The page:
Boiling Point by Jim Anderson

Any experienced cook will undoubtedly have come across recipes that call for alcohol. Some call for Burgundy, others for Claret, others for Sauvignon Blanc or dessert wine.
Then there are the ones that call for “beer.” Not a particular type of beer, just “beer.”
Beer? Which beer? Dense and rich Sweet Stout, delicate Helles, fruity Weissebier, potent Barleywine? Sometimes it seems the world is run by narrow-minded tyrants who can’t acknowledge any experience outwith their own. (We left-handers know all about that.)
Whilst wine is presumed to have an endless spectrum of flavours, beer, on the other hand, is assumed by most people to have a single profile (yellow, fizzy and slightly bitter), and therefore is free from the burden of complimenting or contributing to gastronomy in any way. This is clearly an idea implanted by wine lovers and re-enforced by the sameness of the bland lagers that account for most beer sales and advertising revenue in the UK. The food world’s dirty little secret is, that there is a far wider range of flavours among the family of beer than among the family of wine. As a result, beer is also very versatile in the kitchen.
Like fashion, gems and show dogs, wine is a game of nuance. Subtle shifts in terrain, sunshine, rainfall, humidity and harvesting can expose or obscure a tiny facet of flavour that could mean the difference between the winemaker spending six months on his yacht off the Cayman Islands or, say, seven months. It is the perception and subsequent reporting of these microscopic differences between plonk and Petrus that gives wine an aura of sophistication and exclusivity here in the UK, much to the amusement of those in most wine-producing countries.
For example, a bottle of wine can sell for £500 at the flick of Robert Parker’s pen (E.Guigal Côte Rôti La Landonne 2003). For a bottle of beer to fetch £500, however, it needs to come wrapped in a dead squirrel (Brew Dog The End of History). What does that tell you about wine and beer in the UK?
Meanwhile, back in the kitchen . . . Despite common thinking on the topic, different-tasting beers will influence recipes in different ways. From bone-dry and tart Berliner Weisse to smooth & sugary Sweetheart Stout, a well-chosen beer can make your food absolutely shine.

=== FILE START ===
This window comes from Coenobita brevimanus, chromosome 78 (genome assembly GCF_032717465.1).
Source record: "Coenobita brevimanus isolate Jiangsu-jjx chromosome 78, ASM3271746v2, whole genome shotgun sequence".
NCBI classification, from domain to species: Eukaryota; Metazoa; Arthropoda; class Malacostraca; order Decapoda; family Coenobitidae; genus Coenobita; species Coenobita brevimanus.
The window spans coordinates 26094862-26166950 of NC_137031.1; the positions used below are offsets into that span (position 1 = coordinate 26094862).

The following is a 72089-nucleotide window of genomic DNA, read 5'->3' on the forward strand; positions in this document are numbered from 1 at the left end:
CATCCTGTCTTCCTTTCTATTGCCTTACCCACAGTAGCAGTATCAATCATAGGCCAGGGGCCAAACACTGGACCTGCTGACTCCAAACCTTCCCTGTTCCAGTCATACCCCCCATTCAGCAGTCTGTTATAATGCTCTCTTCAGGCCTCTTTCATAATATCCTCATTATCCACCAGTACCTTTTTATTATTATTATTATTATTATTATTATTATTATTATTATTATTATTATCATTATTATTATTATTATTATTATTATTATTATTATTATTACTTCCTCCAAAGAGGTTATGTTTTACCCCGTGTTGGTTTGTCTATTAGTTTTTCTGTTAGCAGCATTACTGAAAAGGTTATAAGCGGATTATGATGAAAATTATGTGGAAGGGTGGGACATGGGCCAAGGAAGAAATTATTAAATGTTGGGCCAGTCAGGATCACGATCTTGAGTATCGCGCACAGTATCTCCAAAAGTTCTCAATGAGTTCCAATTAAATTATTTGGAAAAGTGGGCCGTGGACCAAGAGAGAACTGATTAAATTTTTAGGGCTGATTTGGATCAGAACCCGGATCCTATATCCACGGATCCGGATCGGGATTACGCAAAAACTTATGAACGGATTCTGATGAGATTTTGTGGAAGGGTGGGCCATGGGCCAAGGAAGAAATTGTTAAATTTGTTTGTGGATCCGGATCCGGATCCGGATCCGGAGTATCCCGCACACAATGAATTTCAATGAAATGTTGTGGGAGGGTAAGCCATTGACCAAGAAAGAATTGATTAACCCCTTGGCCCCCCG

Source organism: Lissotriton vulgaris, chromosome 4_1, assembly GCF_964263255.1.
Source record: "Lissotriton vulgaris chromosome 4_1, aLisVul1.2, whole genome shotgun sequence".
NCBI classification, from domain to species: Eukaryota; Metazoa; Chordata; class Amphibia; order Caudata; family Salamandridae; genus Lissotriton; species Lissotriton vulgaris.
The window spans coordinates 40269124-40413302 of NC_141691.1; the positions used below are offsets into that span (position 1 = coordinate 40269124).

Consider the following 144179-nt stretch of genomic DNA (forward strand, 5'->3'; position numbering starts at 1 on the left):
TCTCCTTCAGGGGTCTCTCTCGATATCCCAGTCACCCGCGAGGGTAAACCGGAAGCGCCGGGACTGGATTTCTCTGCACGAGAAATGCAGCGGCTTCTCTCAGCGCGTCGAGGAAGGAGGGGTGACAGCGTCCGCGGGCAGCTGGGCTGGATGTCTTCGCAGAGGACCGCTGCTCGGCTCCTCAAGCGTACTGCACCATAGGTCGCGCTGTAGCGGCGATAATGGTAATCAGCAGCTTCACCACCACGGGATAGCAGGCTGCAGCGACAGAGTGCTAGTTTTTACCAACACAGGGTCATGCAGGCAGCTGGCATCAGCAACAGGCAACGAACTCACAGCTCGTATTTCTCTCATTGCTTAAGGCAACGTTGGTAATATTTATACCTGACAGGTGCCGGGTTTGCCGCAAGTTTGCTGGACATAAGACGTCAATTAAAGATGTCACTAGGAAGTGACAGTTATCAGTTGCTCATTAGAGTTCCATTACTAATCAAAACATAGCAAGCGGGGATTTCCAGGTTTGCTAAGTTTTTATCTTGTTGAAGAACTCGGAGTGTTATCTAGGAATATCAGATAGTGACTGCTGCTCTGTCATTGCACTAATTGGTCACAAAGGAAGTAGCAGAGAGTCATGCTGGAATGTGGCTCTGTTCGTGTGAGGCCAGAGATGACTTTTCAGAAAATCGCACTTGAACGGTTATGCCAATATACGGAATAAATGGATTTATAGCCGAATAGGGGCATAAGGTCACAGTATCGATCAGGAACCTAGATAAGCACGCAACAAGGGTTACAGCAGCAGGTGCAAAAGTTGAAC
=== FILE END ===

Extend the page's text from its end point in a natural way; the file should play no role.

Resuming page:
Let’s start with the basics. The family of beer has nearly an infinite variety of a few basic flavours: sweet malt, bitter hop and roasted grain. In addition, beer comes in different colours, and sometimes contains fruits, ranging from cherry to banana to coconut; or seasonings such as coriander, bog myrtle, roasted chicory and coffee.
Here are five hints for cooking with beer:
1) Hops are bitter. Bitterness isn’t always pleasing in cooking. And if you reduce a dish with beer in it, the bitterness will be even sharper. A very hoppy beer like a high-alcohol IPA or a Czech lager is fine at the table but disastrous in the kitchen, unless used in a high-acid dish like sauerkeraut or ceviche. (Acid tends to reduce bitterness.)
2) Dark beer makes your food dark. Bad choice for frying batter — which appears overcooked even when it’s not – or cream soups, which end up looking like mud (or worse). On the other hand, a dark beer can add a luxurious depth of colour to your dish, and an extra-malty one like sweet stout can help a reduced sauce achieve a silky sheen.
3) Like for like. Aside from the alpha acid rates of hops (which are different to other acids in beer), there is not a great range of acidity among different beers. Not so with wine. If you are looking to substitute beer for wine in a recipe, remember that white wine is more acidic than red wine (both are more acidic than beer), and will take a greater volume of beer as a substitute. However, since more beer can mean more bitterness, you may have to sneak in a little little vinegar or citrus juice to compensate.
4) Make yeast work for you. Bottle-conditioned beers have live yeast in them, which can help make a lighter frying batter if left overnight to ferment. Don’t worry about hop bitterness – it won’t come out in the batter, and will probably be drowned out by waves of vinegar or tartar sauce at the table, anyway.
5) Kill two birds with one stone. Does your recipe call for fruit or fruit syrup? Try a Belgian fruit beer. Avoid British fruit beers, since they generally are not sweet enough and always too bitter (When brewing fruit beers, Belgian brewers use aged hops which have lost their bitterness over time). There’s no threat of pectinisation, as with fresh fruit, but you may need to increase cooking time to get desired thickness. To give a tropical punch to chutney, for example, try some banana beer.
Great cooks aren’t afraid to experiment. But that doesn’t mean there aren’t culinary and chemical rules to be considered. Remember that the perfect match between beer and food in the kitchen is not necessarily going to be the perfect match at the table. We’ll get to that another time.
Why, when it comes to pairing food with drink, are there suddenly a thousand “rights and wrongs” in the wine world, yet beer is just, well, beer?
It would appear from the wine press that the infinitesimal difference between wine produced by the same grapes in the same year but from neighboring parcels of land would be enough to make or break one’s dining experience and possibly cause irreversible emotional trauma; but to make the same claim for different styles of beer is considered ridiculous.

Jim Anderson in co-owner of The Anders in Fortrose, and always uses wheat beer to steam mussels.

Category: Features
Tags: fortrose, jim anderson, the anderson